• Overnight suppression test: Serum cortisol is checked at baseline, then dexamethasone (typically 8 mg) is given orally between 11 pm and midnight. Cortisol level is then checked between 8 am and 9 am the next morning.
  • Intravenous dexamethasone suppression test: Serum cortisol is checked at baseline, followed by continuous infusion of intravenous dexamethasone at a rate of 1 mg/h for 5-7 hours.

Indications/Applications

The low-dose dexamethasone suppression test is one of the screening tests for Cushing syndrome. Four highly sensitive tests are recommended by the Endocrine Society for the screening of Cushing syndrome: 24-hour urinary free cortisol, late-night salivary cortisol, overnight dexamethasone suppression test, and sta  ndard 2-day dexamethasone suppression test.[6] If Cushing syndrome is suspected, the physician should perform at least two 24-hour urinary free cortisol tests, at least 2 late-night salivary cortisol tests, or one dexamethasone suppression test. If this initial evaluation is positive, then another set of tests should be performed.

The high-dose dexamethasone suppression test is used in patients with confirmed Cushing syndrome when further workup is needed to identify the etiology. The first step is to differentiate between ACTH-dependent Cushing syndrome (ectopic ACTH and Cushing disease) and ACTH-independent Cushing syndrome (adrenal disorders). Once the Cushing syndrome is confirmed to be ACTH-dependent, a high-dose dexamethasone suppression test is performed to differentiate between Cushing disease (suppression) and ectopic ACTH.

The causes of ACTH-dependent Cushing syndrome are as follows:

The causes of ACTH-independent Cushing syndrome are as follows:

Considerations

Pseudo-Cushing syndrome can occur as a result of the following conditions:

  • Depression, anxiety disorder, obsessive compulsive disorder
  • Alcohol dependence
  • Morbid obesity
  • Poorly controlled diabetes mellitus

These conditions can overactivate the HPA axis, causing a physiological increase in circulating cortisol and leading to erroneous dexamethasone suppression test results and/or elevated 24-hour urinary free cortisol levels suggestive of Cushing syndrome.

The standard 2-day low-dose dexamethasone suppression test followed by corticotropin-releasing hormone (CRH) was designed to differentiate between Cushing syndrome and pseudo-Cushing syndrome.

The test is performed by administering 0.5 mg dexamethasone orally every 6 hours for 48 hours followed by IV CRH (1µg/kg) 2 hours after the last dose of dexamethasone; then cortisol level is measured about 15 minutes after IV CRH administration. Patients with Cushing syndrome do not suppress, whereas patients with pseudo-Cushing syndrome do suppress their cortisol level.

According to The Endocrine Society, this test can be useful in patients with equivocal 24-hour urinary free cortisol results, and a dexamethasone level should be measured at the time of CRH administration to exclude a false-positive result.[6]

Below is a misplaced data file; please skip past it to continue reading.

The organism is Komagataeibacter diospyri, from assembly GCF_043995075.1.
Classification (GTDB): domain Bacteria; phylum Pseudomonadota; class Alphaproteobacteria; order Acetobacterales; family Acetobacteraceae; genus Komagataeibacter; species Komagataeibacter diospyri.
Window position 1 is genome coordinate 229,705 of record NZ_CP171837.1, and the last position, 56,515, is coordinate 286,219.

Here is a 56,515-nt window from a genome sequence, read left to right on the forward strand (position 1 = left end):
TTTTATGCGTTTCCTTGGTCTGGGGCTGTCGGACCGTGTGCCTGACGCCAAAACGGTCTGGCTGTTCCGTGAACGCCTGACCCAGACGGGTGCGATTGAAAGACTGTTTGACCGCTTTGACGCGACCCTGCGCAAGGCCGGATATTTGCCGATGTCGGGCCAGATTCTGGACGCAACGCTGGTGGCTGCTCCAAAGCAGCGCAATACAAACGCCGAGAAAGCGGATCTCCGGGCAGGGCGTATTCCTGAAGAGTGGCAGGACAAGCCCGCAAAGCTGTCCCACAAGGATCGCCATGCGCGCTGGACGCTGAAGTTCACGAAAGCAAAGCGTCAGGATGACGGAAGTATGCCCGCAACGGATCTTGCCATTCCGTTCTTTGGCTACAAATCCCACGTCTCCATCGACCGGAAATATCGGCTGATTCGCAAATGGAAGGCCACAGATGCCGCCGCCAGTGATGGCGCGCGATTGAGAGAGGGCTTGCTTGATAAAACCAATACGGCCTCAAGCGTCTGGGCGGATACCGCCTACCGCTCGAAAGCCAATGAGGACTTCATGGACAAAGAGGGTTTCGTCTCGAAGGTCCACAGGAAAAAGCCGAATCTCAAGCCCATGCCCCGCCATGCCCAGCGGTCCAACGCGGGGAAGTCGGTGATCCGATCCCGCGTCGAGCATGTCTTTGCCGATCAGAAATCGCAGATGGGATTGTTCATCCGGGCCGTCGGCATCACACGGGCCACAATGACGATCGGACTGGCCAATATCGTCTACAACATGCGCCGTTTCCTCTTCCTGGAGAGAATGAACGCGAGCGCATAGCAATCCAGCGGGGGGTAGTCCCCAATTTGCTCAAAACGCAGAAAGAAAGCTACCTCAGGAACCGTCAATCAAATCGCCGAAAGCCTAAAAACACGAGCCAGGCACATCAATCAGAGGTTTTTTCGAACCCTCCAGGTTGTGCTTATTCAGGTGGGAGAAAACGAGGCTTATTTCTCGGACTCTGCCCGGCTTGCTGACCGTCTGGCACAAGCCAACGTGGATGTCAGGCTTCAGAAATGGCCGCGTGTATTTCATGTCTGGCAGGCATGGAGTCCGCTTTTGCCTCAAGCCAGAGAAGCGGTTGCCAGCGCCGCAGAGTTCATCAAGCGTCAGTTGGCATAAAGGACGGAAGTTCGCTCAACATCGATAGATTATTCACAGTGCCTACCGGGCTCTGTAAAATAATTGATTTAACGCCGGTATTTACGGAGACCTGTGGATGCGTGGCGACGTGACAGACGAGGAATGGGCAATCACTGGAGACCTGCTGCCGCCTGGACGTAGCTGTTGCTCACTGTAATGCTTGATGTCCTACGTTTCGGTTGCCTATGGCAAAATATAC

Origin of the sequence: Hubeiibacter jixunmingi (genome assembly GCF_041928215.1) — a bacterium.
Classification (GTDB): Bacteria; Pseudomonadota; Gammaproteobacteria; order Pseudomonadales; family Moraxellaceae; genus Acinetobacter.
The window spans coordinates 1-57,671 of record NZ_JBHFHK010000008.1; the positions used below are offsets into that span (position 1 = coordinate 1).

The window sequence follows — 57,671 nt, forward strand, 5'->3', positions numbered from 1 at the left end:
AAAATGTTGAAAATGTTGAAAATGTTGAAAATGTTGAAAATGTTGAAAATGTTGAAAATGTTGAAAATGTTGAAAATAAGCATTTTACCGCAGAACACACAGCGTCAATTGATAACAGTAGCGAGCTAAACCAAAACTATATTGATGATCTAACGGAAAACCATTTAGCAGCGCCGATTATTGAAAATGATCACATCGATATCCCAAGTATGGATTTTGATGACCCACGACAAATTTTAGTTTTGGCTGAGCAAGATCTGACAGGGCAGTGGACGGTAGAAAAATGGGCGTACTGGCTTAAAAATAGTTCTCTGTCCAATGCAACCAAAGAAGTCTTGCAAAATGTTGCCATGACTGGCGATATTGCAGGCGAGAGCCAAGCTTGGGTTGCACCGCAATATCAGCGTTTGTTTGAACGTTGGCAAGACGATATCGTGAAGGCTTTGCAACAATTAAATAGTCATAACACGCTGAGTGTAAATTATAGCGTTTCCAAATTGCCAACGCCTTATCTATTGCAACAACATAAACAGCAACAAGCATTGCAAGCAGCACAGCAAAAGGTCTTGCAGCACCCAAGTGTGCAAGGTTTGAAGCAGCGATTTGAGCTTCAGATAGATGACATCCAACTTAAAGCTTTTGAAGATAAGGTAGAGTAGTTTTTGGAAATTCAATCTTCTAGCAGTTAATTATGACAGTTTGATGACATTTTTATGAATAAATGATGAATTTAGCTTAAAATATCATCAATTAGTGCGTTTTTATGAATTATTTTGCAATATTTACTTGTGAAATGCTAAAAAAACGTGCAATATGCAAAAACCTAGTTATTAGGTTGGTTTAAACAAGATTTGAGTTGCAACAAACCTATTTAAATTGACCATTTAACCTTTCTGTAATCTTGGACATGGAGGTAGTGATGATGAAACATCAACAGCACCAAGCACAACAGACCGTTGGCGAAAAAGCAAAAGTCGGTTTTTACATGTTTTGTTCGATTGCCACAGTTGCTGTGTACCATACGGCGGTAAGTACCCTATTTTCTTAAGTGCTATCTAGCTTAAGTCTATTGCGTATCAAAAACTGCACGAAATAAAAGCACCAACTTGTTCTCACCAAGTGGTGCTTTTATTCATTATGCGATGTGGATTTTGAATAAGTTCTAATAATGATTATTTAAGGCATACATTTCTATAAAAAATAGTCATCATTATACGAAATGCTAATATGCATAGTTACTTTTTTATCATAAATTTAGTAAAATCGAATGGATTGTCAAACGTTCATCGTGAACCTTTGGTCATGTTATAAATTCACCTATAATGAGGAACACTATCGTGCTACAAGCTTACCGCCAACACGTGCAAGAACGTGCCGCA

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Contributor Information and Disclosures
Author

Georges Elhomsy, MD Fellow in Endocrinology, St Louis University School of Medicine

Georges Elhomsy, MD is a member of the following medical societies: American Association of Clinical Endocrinologists, American Thyroid Association, Endocrine Society

Disclosure: Nothing to disclose.

Chief Editor

Eric B Staros, MD Associate Professor of Pathology, St Louis University School of Medicine; Director of Clinical Laboratories, Director of Cytopathology, Department of Pathology, St Louis University Hospital

Eric B Staros, MD is a member of the following medical societies: American Medical Association, American Society for Clinical Pathology, College of American Pathologists, Association for Molecular Pathology

Disclosure: Nothing to disclose.

References
  1. Pesonen AK, Martikainen S, Kajantie E, Heinonen K, Wehkalampi K, Lahti J, et al. The associations between adolescent sleep, diurnal cortisol patterns and cortisol reactivity to dexamethasone suppression test. Psychoneuroendocrinology. 2014 Jul 18. 49C:150-160. [Medline].

  2. Sorenson AN, Sullivan EC, Mendoza SP, Capitanio JP, Higley JD. Serotonin transporter genotype modulates HPA axis output during stress: effect of stress, dexamethasone test and ACTH challenge. Transl Dev Psychiatry. 2013 Sep 9. 1:21130. [Medline]. [Full Text].

  3. Zografos GN, Perysinakis I, Vassilatou E. Subclinical Cushing's syndrome: Current concepts and trends. Hormones (Athens). 2014 Jul. 13(3):323-337. [Medline].

  4. Savic D, Knezevic G, Damjanovic S, Antic J, Matic G. GR gene BclI polymorphysm changes the path, but not the level, of dexamethasone-induced cortisol suppression. J Affect Disord. 2014 Oct 15. 168:1-4. [Medline].

  5. The Adrenal Cortex. Stewart PM, Krone NP. Melmed: Williams Textbook of Endocrinology, 12th ed. Philadelphia, PA Saunders Company; 2011:chap 15.

  6. Nieman LK, Biller BM, Findling JW, Newell-Price J, Savage MO, Stewart PM. The diagnosis of Cushing's syndrome: an Endocrine Society Clinical Practice Guideline. J Clin Endocrinol Metab. 2008 May. 93(5):1526-40. [Medline].